U.S. Senate Democrats are hopeful that drug pricing legislation will be passed by early next month via a budget reconciliation process requiring just 50 Democratic votes, a Democratic source with knowledge of the process told 340B Report.
“Our expectation is, we’re full speed ahead,” the source said. The Senate’s summer break begins Aug. 8 and ends on Labor Day, Sept. 5. The House’s break begins Aug. 1.
Republican sources contacted by 340B Report were not immediately available for comment on the pending legislation.
“We’re focused on getting help to folks who are getting clubbed on drug costs every single day, and we want to get that done in this work period, right now, before everybody leaves for August,” Senate Finance Committee Chair Ron Wyden (D-Ore.) said yesterday during a webinar on the drug pricing bill hosted by the news organization STAT.
“In the coming weeks, our caucus is going to be exceedingly busy as we finalize a reconciliation bill that can pass with the full support of our caucus,” Senate Majority Leader Chuck Schumer (D-N.Y.) said yesterday on the Senate floor. “We still have a lot of work to do, and nobody says it is going to be simple or easy. But lowering the costs of health care and prescription drugs will make an enormous difference in the lives of the American people.”
“Let’s get it done and give Americans a much-needed and long-awaited break,” Schumer said.
The bill would let Medicare negotiate the prices of some particularly costly single-source drugs with drug makers. The Department of Health and Human Services could begin to negotiate prices of 10 drugs starting next year, with the prices taking effect in 2026. The number would increase to 15 in 2028 and 20 in 2029.
Language in the bill that 340B hospital representatives reportedly pushed for says 340B covered entities would be able to get the lower of the 340B price or any negotiated Medicare rate.
The bill would make drug manufacturers pay Medicare rebates for many Part B and D drugs if their prices rise faster than inflation. It also would cap Part D beneficiary total out-of-pocket spending at $2,000 per year, cap premium growth at 6% per year through 2029, eliminate cost sharing for vaccines, and expand eligibility for low-income subsidies.
The bill reportedly is slated to go before the Senate parliamentarian today, which has the final say on whether its provisions qualify for inclusion in a reconciliation bill. To qualify, they must have an impact on government budget or spending.
“We’ll see how the rulings shake out, but I expect we’ll be able to move [the bill] forward with largely what we have,” the source with knowledge of the process said. “We can only speculate about what Republicans might challenge, but we’re confident that the bill has been written in compliance with Senate rules and we’re going to make that case.”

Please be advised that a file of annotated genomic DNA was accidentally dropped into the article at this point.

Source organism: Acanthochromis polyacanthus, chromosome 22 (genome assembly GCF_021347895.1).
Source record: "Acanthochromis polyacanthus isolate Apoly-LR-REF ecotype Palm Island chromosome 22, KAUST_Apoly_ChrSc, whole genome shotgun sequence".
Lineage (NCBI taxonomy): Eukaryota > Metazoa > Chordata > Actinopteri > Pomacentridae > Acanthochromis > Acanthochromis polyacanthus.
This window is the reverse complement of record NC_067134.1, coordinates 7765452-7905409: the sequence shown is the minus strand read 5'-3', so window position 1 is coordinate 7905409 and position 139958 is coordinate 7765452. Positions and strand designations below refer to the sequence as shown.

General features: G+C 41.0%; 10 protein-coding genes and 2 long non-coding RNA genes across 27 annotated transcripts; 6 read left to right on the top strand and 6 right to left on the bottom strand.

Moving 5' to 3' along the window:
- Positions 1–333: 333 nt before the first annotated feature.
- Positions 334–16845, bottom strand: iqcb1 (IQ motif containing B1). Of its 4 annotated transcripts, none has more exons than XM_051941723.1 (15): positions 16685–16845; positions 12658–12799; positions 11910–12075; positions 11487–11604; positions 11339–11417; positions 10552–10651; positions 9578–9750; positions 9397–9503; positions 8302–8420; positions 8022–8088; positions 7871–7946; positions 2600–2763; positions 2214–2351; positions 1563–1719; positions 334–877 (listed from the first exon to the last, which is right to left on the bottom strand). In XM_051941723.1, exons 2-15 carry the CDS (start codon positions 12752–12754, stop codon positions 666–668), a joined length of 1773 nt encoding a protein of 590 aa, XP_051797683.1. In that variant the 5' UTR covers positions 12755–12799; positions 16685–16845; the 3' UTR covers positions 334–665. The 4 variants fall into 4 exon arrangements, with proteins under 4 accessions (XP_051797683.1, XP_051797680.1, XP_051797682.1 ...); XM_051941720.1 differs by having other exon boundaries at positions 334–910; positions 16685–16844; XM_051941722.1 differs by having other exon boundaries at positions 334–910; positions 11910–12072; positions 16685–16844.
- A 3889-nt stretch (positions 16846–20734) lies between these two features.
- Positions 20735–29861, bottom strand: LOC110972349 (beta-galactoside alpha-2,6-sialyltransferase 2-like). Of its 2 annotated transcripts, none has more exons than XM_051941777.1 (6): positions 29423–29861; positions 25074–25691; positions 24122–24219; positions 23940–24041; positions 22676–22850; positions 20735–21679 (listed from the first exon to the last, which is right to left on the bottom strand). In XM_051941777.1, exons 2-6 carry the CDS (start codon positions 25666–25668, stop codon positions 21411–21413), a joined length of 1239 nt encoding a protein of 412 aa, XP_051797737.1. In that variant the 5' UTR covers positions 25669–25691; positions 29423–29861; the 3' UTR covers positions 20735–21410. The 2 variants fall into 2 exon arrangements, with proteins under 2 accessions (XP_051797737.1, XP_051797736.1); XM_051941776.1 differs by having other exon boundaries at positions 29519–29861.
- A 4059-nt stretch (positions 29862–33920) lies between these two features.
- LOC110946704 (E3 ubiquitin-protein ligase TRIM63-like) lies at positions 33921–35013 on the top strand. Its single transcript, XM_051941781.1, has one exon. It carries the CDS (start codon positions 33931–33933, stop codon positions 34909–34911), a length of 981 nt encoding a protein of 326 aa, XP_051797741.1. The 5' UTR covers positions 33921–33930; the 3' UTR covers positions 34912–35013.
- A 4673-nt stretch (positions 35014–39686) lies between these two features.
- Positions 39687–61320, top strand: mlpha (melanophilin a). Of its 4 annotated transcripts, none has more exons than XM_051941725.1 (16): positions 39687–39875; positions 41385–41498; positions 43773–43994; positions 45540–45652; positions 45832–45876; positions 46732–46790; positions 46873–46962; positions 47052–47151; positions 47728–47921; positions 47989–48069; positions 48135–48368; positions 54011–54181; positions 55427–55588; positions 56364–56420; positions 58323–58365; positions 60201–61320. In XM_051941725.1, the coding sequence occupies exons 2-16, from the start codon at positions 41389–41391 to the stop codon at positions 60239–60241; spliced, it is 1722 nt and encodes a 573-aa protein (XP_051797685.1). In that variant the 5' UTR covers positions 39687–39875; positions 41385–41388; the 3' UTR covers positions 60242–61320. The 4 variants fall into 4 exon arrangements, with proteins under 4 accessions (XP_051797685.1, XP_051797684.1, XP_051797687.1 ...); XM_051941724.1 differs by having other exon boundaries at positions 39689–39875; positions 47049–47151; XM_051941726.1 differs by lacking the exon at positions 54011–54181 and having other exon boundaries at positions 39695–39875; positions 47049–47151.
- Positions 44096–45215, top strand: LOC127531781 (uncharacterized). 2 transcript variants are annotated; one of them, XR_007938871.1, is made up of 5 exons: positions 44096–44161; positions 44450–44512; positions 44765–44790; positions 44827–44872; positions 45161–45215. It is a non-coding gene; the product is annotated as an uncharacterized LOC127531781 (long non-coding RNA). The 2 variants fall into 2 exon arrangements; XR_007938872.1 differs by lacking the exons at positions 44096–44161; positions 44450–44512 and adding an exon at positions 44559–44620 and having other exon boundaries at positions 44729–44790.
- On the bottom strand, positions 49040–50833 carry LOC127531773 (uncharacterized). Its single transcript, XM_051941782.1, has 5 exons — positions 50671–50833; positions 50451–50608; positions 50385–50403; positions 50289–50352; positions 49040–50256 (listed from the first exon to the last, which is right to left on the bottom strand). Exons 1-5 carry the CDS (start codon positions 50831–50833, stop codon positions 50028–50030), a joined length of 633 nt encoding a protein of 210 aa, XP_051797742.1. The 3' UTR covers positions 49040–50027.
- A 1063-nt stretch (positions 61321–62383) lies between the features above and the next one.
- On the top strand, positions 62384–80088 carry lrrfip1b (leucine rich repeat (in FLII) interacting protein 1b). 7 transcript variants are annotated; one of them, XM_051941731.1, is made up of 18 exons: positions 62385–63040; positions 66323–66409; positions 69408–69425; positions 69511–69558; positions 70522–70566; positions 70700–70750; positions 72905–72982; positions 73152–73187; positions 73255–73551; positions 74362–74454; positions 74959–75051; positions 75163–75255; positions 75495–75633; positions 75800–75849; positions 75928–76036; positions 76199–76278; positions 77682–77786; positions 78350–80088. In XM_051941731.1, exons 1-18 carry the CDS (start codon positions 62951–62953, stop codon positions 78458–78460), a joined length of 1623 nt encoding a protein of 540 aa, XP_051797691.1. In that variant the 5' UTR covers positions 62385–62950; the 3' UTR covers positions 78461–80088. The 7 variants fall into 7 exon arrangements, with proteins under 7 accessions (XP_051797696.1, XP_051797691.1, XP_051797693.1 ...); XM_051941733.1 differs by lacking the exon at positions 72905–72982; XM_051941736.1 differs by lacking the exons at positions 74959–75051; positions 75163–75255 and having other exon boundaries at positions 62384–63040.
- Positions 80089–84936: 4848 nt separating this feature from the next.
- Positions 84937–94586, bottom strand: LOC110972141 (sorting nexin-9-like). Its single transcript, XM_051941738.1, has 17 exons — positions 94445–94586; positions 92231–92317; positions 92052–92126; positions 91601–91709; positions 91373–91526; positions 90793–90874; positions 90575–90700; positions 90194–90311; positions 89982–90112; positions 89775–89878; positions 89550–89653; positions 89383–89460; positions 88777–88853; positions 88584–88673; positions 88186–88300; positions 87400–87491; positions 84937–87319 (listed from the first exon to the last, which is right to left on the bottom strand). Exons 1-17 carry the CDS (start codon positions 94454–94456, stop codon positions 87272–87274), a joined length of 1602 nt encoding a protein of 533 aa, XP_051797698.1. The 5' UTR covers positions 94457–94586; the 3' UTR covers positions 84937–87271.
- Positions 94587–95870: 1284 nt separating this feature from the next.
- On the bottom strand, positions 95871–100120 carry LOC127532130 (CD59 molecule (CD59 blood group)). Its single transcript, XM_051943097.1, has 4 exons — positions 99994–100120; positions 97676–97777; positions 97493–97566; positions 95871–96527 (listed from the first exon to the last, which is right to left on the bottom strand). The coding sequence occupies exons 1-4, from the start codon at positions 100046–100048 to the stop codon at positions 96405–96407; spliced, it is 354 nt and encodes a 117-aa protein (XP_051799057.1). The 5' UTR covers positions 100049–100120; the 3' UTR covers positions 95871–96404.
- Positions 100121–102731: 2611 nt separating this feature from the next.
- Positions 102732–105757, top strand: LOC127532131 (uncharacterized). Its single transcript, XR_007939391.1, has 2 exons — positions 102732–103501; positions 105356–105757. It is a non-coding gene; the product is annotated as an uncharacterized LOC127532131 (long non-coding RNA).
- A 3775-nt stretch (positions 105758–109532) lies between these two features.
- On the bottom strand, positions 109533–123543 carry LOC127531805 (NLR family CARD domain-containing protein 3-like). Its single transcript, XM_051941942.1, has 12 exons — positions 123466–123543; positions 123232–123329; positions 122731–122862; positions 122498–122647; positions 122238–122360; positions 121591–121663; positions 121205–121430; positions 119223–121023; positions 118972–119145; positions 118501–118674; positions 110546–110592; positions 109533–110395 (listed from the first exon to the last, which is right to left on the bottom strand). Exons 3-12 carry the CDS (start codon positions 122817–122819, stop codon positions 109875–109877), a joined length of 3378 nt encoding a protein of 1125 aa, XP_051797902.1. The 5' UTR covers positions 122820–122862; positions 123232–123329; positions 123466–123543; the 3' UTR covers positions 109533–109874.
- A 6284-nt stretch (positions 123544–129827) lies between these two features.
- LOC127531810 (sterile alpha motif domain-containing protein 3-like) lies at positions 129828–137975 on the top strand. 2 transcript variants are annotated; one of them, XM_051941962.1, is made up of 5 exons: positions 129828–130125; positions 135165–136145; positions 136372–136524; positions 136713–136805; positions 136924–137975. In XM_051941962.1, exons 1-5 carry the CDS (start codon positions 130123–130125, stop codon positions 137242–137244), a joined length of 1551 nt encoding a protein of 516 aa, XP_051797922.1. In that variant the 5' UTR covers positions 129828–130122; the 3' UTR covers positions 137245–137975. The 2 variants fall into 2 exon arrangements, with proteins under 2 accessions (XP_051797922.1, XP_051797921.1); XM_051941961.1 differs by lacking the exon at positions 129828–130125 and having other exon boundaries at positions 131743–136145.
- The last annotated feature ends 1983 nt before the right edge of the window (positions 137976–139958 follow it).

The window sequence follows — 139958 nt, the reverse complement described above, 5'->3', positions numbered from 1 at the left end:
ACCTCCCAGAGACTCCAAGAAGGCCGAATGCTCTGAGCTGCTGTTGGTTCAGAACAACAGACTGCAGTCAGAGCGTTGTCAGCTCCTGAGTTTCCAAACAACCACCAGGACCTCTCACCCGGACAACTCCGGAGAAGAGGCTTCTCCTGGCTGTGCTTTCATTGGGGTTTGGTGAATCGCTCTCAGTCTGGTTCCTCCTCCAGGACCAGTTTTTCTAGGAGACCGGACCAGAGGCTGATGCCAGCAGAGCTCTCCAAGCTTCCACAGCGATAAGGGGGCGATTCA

Both sides will have an opportunity today to make their arguments to the Senate parliamentarian on whether the bill’s provisions are in line with the reconciliation rules, the source said. If the parliamentarian gives the bill a green light, the source said proponents are confident that Sen. Joe Manchin (D-W.Va.), a vocal critic of his party’s previous spending packages to address climate change and social welfare challenges, would be on-board with the streamlined bill to give it the needed 50 votes.
The Senate is split 50-50, with Vice President Kamala Harris, as Senate president, able to cast the tie-breaking vote.
But the bill still faces the “vote-a-rama” gauntlet, whereby Republican opponents can offer a slew of amendments to sink the bill, the source noted.
In any event, some 340B providers remain concerned whether the updated legislation goes far enough in addressing 340B–specific issues, such as for example, whether the bill as drafted would cover manufacturers that refuse to offer 340B pricing to the contract pharmacies.
Some progressives believe that the legislation it is too limited in scope since it only allows the government to negotiate on a limited number of drug products and that manufacturers will be able to continue to set the price for new drugs. On the other hand, Republican lawmakers and some conservative policymakers oppose the legislation for being too harsh on the drug industry. They believe that allowing the government to negotiate drug prices would discourage drug makers from developing innovative new therapies as well as cheaper, generic versions of prescription drugs.
The updated legislation would lower the federal deficit by $287 billion over 10 years, according to an estimated released last week by the nonpartisan Congressional Budget Office.
House Democrats passed a broad budget reconciliation package that included drug pricing provisions and other domestic priorities last November, but Manchin opposed the measure based on its size and scope.